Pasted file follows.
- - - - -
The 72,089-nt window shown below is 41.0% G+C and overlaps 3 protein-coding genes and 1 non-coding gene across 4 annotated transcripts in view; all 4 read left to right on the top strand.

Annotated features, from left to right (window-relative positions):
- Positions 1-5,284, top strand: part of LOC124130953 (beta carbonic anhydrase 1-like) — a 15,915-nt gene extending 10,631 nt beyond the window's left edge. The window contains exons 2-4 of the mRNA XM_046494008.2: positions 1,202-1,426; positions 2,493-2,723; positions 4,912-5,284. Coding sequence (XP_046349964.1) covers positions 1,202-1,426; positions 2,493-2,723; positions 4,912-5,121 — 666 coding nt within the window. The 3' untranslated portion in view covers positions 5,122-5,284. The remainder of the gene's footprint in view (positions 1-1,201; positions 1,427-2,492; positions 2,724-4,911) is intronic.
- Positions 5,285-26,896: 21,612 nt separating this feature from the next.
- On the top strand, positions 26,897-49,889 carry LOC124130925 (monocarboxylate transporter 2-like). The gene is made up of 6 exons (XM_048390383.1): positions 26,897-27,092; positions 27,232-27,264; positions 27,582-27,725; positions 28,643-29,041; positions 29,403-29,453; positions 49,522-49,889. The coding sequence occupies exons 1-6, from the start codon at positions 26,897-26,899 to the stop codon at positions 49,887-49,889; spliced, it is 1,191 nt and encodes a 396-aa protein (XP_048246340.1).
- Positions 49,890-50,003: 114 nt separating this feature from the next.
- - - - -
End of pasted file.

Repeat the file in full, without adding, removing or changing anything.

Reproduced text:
The 72,089-nt window shown below is 41.0% G+C and overlaps 3 protein-coding genes and 1 non-coding gene across 4 annotated transcripts in view; all 4 read left to right on the top strand.

Annotated features, from left to right (window-relative positions):
- Positions 1-5,284, top strand: part of LOC124130953 (beta carbonic anhydrase 1-like) — a 15,915-nt gene extending 10,631 nt beyond the window's left edge. The window contains exons 2-4 of the mRNA XM_046494008.2: positions 1,202-1,426; positions 2,493-2,723; positions 4,912-5,284. Coding sequence (XP_046349964.1) covers positions 1,202-1,426; positions 2,493-2,723; positions 4,912-5,121 — 666 coding nt within the window. The 3' untranslated portion in view covers positions 5,122-5,284. The remainder of the gene's footprint in view (positions 1-1,201; positions 1,427-2,492; positions 2,724-4,911) is intronic.
- Positions 5,285-26,896: 21,612 nt separating this feature from the next.
- On the top strand, positions 26,897-49,889 carry LOC124130925 (monocarboxylate transporter 2-like). The gene is made up of 6 exons (XM_048390383.1): positions 26,897-27,092; positions 27,232-27,264; positions 27,582-27,725; positions 28,643-29,041; positions 29,403-29,453; positions 49,522-49,889. The coding sequence occupies exons 1-6, from the start codon at positions 26,897-26,899 to the stop codon at positions 49,887-49,889; spliced, it is 1,191 nt and encodes a 396-aa protein (XP_048246340.1).
- Positions 49,890-50,003: 114 nt separating this feature from the next.